Do Human Bodies Emit Light?

The human body has been found to emit light, but in extremely small amounts — about 1,000 times lower than the sensitivity of the human eye. The process of the body releasing energy as light is known as bioluminescence. This process was once thought to occur only in certain animals, but researchers discovered with the use of cameras that were hypersensitive to light that human beings also emit trace amounts of light. The light intensity emitted from humans tends to operate in 24-hour cycles. In the late afternoon, the light tends to be brightest, and the levels are their dimmest at night.

More about bioluminescence:

  • It is estimated that at least 80% of ocean creatures emit light to help them see in the dark, deep water.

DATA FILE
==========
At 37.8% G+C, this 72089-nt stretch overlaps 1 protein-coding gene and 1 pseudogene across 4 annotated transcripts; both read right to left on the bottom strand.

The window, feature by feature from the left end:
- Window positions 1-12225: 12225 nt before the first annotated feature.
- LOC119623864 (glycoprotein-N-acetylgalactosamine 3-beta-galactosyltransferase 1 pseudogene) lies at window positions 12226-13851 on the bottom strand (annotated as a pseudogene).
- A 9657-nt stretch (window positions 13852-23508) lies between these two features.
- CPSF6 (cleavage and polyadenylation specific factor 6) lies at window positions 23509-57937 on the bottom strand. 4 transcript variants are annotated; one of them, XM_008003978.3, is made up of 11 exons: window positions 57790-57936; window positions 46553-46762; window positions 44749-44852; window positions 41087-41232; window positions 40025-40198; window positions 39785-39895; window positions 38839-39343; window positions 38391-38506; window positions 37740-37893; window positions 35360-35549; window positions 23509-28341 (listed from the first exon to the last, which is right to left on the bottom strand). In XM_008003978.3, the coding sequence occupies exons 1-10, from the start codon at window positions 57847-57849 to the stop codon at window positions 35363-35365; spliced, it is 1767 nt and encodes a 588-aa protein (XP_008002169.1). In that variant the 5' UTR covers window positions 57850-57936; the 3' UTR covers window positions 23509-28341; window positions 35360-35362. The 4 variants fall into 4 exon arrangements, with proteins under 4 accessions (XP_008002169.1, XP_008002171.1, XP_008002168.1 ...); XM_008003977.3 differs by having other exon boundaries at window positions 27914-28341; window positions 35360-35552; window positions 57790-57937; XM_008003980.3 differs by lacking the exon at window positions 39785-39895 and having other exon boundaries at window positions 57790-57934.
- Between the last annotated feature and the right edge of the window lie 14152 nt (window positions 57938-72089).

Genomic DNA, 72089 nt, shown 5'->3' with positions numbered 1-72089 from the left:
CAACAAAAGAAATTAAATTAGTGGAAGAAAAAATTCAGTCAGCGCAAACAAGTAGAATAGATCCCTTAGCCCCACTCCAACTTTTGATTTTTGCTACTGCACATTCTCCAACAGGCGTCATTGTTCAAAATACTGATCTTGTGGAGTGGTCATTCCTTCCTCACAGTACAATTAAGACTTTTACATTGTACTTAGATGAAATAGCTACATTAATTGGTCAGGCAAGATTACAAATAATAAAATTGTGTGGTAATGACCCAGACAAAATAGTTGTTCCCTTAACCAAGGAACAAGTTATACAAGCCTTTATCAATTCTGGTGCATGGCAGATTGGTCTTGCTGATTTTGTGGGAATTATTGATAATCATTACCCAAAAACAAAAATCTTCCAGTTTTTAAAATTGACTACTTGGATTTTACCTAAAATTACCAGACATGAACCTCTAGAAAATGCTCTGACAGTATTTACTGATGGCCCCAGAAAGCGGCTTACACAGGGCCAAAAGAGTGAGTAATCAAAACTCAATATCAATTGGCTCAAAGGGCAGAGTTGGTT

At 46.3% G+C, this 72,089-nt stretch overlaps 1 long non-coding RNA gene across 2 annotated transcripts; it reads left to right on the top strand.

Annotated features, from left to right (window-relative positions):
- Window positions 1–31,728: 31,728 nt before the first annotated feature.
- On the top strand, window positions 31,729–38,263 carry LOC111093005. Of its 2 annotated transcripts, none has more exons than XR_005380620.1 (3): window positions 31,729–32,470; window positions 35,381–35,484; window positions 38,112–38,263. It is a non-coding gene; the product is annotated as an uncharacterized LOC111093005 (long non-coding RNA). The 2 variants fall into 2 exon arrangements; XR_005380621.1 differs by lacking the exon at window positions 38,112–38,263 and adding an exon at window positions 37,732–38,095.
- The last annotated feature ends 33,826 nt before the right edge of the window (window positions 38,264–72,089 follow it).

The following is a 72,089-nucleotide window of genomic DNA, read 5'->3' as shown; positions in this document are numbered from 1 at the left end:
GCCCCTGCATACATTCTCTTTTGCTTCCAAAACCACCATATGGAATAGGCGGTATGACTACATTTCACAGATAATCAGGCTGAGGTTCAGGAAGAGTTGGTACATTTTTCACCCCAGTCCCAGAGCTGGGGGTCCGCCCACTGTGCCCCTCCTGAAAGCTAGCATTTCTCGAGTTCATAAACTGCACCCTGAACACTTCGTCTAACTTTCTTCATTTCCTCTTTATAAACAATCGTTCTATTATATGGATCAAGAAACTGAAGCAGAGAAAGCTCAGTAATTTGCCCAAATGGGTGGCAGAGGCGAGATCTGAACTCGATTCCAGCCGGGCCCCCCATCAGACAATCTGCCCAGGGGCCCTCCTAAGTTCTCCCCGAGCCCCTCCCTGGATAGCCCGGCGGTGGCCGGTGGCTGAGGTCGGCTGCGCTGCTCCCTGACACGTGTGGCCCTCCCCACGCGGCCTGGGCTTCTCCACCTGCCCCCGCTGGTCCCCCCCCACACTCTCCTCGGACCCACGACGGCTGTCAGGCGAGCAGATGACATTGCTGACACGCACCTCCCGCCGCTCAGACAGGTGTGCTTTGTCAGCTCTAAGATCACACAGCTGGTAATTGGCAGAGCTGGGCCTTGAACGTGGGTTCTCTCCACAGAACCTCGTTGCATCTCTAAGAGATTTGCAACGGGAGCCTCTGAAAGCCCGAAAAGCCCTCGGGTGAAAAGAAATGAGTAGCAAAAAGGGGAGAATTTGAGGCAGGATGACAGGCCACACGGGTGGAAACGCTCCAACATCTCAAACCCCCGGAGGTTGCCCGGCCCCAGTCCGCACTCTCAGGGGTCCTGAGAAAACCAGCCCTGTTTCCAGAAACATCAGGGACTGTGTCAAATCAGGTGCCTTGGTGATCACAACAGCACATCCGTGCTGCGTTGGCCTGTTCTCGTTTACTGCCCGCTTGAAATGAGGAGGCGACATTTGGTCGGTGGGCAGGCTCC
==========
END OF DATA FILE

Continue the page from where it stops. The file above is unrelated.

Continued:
• Fireflies are thought to use bioluminescence as a tactic to advertise to bats that the insects might be toxic and should not be eaten.

  • Five species of seaworms create bioluminescent bombs, which are capsules filled with liquid that glows when it bursts. They launch these capsules to distract predators and escape.

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